A moment of Schadenfreude: David Marshall recently debated Phil Zuckerman on the issue “What provides a better foundation for civil society: Christianity or Secular Humanism?” and Marshall apparently got creamed. The debate was recorded and the church that organized it planned to upload it. But after their guy lost, they changed their mind on that. Zuckerman asked them when they will finally keep their word and upload the video material of the debate, this is the reply he got:
“When I called pastor Bryan [Hardwick], and asked him why they are refusing to post the video — even after repeated promises of doing so — he replied, “It just didn’t go the way we wanted it to go. We were not represented well.””
Here is the above linked article form the Huff Po by Phil Zuckerman himself:
On a hill in Roseville, California, just outside of Sacramento, sits Adventure Christian Church. The people at this successful Evangelical congregation are nice, friendly and civil.
Well, not exactly. Nice? — yes. Friendly? — you bet. But civil? — uh, that would be a definite no.
Here’s what happened:
Last weekend, on October 12, I was invited by Adventure Christian Church to participate in a “Great Debate.” My opponent was David Marshall, a Christian author, blogger and founder/director of the Kuai Mu Institute for Christianity and World Cultures.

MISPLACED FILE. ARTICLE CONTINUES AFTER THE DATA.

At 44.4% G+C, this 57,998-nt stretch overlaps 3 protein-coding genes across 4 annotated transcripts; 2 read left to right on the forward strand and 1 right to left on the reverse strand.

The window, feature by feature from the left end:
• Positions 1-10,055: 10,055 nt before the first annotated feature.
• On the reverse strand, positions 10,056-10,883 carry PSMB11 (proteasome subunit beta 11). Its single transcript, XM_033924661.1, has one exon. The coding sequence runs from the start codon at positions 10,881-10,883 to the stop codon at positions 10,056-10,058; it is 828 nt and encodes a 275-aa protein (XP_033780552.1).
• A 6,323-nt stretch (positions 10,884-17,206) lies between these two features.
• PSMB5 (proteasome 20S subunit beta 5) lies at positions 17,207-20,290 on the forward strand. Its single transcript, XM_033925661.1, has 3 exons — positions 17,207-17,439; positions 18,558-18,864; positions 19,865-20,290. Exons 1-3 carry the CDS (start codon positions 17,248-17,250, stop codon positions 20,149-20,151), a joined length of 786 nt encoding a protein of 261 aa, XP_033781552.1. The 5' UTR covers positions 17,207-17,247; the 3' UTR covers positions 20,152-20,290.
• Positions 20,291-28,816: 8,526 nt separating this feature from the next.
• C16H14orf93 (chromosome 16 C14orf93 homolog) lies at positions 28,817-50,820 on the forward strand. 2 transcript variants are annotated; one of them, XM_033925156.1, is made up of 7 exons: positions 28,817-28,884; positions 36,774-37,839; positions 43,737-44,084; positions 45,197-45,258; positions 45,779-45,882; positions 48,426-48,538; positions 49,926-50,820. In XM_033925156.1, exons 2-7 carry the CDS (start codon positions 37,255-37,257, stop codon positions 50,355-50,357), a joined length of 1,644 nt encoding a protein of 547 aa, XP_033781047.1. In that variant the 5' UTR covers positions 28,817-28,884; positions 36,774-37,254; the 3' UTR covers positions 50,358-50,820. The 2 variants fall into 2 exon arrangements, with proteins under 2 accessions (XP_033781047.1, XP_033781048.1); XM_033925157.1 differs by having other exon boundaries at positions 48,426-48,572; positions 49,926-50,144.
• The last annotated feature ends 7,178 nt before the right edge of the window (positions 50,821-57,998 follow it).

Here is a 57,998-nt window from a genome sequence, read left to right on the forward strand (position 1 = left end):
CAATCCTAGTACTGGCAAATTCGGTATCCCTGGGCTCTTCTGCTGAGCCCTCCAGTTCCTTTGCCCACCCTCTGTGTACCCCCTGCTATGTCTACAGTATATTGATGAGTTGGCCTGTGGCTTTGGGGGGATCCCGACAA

The question at hand: “What provides a better foundation for civil society, Christianity or Secular Humanism?” David Marshall took the Christian position, and I took the secular humanist position.
Preparation for this debate had been underway for several months. It was a very professional deal. The associate pastors as Adventure Church know what they are doing; there was a lot of paperwork filled out, waivers signed and lots of pre-debate planning in terms of the format, rules, the moderator’s role, etc.
The folks at Adventure were generous hosts: they paid for my travel expenses, asked me what kind of water I liked to drink, provided nice snacks in the green room, and paid me an appreciated honorarium. And the church itself was most impressive: state-of-the-art big screens, big lights, big cameras, big audio systems, etc.
I was repeatedly told — via e-mail, as well as in person — that not only would the debate be video’ed by their expert video team, but the video of the debate would be posted on vimeo soon after the debate.